Optimize Your Videos for Search Engines
Tell Google What Your Video is About
One of the greatest ways to present tons of content in a palatable format is videos. Whether self-hosted or uploaded to YouTube, you can assist your content with visual aids and solid voice acting to inject some life that words on the page simply can’t have. But one of the problems with videos is that they don’t help with SEO, right? Well, maybe when just using the standard video embed with no additional option. But there are effective ways to associate text with your videos too, which is what Google reads when crawling your site. Explore below to see how you can make your videos irresistible to Google!
The video title is one of the first things your users will see when looking at your video – like the meta title on your website pages. That means Google and other search engines take it into account, too! The title is your best chance to entice your users into clicking that big play button, so it should be compelling and succinct in what benefit they’ll get from the video. For YouTube, the titles even show up like the meta description for website pages. So it’s also important to work in a high-value keyword or two, if it fits naturally into the title. For self-hosted videos, adding a title in a heading element somewhere near your video accomplishes the same thing – giving your users (and Google) a preview of the video contents.
A little tip: if you have the Yoast plugin, you can use the helper at the bottom of any WordPress editor page to check your video titles. This is a great way to get a preview of how they’ll show up in search results, and make sure they’re just the right length.
Next up comes the video description. These break from web page SEO practices, since a video description needs to be longer than the meta description. So unlike titles, you shouldn’t use the Yoast tools as a guideline for a good video description. Instead, a video description should be a more in-depth overview of the content inside the video. Since Google can’t actually watch the video, the description is the next best thing. Think of it more like if you were to create a website page based on the content in the video – what content would go on that page? Be sure to incorporate important keywords, make it flow well and read easily, and break it up into important sections.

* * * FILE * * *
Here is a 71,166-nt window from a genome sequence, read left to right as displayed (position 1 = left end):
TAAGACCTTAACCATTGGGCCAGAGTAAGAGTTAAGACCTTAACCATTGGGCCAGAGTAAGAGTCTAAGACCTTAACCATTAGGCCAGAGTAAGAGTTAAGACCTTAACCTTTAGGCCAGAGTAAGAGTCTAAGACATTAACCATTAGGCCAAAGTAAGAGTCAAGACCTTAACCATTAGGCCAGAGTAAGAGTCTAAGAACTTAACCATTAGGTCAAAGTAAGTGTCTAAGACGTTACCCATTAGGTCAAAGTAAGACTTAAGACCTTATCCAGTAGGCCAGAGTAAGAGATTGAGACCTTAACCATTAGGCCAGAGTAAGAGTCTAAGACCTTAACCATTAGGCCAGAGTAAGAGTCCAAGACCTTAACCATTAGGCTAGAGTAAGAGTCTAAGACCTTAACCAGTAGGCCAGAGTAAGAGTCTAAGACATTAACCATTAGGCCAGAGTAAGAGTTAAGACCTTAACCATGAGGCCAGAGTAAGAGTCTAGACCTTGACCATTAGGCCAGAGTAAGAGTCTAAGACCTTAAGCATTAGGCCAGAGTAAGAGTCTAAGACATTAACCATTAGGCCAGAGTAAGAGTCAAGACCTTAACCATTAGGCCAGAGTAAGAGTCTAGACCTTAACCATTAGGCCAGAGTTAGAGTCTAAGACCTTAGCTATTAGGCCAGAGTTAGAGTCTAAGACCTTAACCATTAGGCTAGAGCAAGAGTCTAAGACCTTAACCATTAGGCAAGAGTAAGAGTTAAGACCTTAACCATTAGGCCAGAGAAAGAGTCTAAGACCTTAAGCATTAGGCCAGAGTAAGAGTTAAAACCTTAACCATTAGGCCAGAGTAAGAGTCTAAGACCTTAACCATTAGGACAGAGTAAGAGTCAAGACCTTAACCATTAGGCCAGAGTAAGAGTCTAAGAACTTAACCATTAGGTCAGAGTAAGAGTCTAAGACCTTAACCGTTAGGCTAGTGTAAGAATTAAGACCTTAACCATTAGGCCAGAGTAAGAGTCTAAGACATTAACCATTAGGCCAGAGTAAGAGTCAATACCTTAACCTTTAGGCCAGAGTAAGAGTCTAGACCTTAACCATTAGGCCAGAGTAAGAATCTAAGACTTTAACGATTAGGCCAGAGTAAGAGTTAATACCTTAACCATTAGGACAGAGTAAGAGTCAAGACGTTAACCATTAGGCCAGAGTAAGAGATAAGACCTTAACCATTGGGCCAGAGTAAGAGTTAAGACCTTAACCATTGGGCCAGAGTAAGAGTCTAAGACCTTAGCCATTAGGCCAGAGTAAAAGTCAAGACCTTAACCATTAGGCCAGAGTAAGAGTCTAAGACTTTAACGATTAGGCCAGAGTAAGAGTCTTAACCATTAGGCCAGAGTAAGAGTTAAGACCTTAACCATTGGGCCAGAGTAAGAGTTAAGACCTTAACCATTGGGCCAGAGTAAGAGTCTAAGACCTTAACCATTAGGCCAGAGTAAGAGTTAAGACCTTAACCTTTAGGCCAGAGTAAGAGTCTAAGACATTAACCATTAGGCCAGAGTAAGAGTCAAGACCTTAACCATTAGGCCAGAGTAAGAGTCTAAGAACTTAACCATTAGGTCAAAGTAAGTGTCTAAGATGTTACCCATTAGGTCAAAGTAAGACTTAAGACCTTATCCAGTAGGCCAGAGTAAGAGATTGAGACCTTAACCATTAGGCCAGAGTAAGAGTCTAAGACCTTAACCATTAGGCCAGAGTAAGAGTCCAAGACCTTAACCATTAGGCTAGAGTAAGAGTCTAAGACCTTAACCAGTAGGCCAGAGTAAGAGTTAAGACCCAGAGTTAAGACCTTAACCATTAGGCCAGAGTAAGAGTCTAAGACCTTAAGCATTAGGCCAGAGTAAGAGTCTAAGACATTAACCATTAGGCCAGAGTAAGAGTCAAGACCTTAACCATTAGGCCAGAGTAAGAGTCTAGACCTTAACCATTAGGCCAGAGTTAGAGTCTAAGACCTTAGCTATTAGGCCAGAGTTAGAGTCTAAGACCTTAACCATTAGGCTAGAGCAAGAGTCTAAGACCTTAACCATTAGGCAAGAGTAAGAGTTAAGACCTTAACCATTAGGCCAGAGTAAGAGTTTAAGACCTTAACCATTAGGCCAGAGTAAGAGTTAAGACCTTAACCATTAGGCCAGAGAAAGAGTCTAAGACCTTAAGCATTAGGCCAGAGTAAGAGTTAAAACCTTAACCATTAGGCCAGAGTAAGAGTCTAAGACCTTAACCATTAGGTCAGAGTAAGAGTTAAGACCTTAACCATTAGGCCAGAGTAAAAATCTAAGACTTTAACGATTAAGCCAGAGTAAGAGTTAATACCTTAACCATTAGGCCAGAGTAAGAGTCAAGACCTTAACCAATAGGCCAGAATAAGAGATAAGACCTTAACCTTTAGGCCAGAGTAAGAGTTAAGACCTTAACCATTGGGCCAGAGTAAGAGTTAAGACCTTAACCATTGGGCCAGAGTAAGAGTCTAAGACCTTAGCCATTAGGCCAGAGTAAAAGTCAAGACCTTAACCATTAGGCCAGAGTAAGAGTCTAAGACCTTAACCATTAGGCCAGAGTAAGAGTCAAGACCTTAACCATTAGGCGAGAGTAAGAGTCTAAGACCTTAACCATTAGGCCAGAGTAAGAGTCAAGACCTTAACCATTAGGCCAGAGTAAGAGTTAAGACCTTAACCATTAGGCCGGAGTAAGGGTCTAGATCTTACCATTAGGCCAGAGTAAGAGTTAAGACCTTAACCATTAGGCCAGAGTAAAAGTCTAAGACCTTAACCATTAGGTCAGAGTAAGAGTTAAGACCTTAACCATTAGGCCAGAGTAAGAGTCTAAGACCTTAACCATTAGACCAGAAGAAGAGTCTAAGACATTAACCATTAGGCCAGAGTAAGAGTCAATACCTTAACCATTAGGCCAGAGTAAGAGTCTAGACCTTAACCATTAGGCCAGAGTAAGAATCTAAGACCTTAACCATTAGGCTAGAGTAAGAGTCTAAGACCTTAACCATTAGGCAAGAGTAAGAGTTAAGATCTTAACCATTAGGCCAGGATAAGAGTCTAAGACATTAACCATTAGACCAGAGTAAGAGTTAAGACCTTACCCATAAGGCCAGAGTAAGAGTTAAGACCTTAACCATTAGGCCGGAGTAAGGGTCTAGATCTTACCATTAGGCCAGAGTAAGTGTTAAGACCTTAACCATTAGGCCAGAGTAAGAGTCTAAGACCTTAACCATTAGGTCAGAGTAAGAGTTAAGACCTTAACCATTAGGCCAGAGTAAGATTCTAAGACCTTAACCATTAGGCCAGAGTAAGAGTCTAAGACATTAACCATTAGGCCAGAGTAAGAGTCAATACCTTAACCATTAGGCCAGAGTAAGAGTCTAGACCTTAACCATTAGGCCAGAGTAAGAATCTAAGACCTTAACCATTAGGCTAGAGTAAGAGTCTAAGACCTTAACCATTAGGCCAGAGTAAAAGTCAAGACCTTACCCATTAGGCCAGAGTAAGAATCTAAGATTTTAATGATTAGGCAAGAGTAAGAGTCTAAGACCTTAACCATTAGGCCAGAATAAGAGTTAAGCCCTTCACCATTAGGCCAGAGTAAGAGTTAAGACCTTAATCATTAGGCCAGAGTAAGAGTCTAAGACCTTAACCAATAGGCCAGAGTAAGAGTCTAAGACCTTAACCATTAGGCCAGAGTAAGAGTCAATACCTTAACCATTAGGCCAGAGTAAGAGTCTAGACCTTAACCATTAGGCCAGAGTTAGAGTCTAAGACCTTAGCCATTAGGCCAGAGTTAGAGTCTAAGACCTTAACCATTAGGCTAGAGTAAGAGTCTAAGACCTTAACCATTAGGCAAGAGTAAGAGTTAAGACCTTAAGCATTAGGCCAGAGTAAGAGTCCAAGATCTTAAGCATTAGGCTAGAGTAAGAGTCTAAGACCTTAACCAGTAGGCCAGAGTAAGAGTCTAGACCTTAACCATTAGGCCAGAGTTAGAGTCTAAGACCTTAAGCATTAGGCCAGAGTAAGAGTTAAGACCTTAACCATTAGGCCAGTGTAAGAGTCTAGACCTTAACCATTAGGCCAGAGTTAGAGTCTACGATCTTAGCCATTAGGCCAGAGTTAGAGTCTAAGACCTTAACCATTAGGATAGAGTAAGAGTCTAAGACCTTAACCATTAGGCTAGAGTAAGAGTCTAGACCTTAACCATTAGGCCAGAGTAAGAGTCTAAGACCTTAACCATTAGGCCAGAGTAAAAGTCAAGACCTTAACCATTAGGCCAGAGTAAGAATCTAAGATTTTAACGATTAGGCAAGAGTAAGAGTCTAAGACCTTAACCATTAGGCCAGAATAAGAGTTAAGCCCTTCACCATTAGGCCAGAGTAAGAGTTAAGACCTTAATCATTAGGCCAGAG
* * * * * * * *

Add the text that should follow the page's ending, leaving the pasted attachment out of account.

For YouTube, there’s an easy field to add your video description. For self-hosted videos, you can write out your description into a text file, and then associate it with your embedded video using the track tag.
However – don’t just transcribe your video into the description. There’s a time and place for that coming up next. But putting the video script in the description will make it read just like that: a script. Scripts are much better performed than simply read, and a video allows you to do that and add flair where text cannot.
Manually adding a video transcript or closed captions to your video is a great way to load in some extra content. Since the description will generally be read by a chunk of the video viewers, you don’t want it to be a straight transcription of the video. But a transcription has the chance to explore topics in more detail that you don’t want to put in the description. Plus, it’s just more content for Google and other search engines to have about the video.
For self-hosted videos, you’ll do this like the description above, using a different track tag with the “captions” type. Be careful not to use “subtitles”, which are instead for different languages or content that’s written on the screen but not spoken. For YouTube, the service provider will auto-transcribe your video, but it’s generally best to not use these and enter a manual transcription. YouTube’s automated program doesn’t have a great accuracy rate, and can wind up associating your video with mistakes ranging from nonsensical to offensive. Both do nothing to help your SEO.
This is done through the “Subtitles” section of YouTube’s video studio. (Yes, that’s different than the self-hosted captions option, but what can you do?) You’ll want your native language at least, and any other languages you feel comfortable adding certainly won’t hurt.
This topic is more of an art than a science, but thumbnails do play a role in search engine optimization. Namely, the more interesting and compelling a thumbnail, the more likely a user is to click the video. And the more video clicks a video has, the more likely Google is to pick up on that and rank your video higher. Google itself doesn’t look at the image and make a judgment, since it doesn’t have eyes. But it does track patterns and engagement, which a well-craft thumbnail helps with.
Generally, we recommend choosing a thumbnail with somebody’s face visible. Seeing a person in the thumbnail helps users connect and provides some validation that there’s a real person behind the content. If you’re not comfortable showing your face or just don’t have a good image to show, then an interesting and compelling visual image is the next recommendation. This will be different for every site and brand, of course, but try to set a thumbnail that works with your title to entice your users and draw them in.
Our last topic is for YouTube only, but you can essentially tell the platform what keywords are relevant to your video with tags. Like every other step along the way, search engines will check this as much as they can through provided content and patterns, so it’s best not to make any stretches when setting tags. But done accurately, this can give Google a little push in helping it index your video.
Need help with video SEO, or with optimizing your website in general? Don’t hesitate to reach out to us at Mr. WPress for a free quote to see how we can help!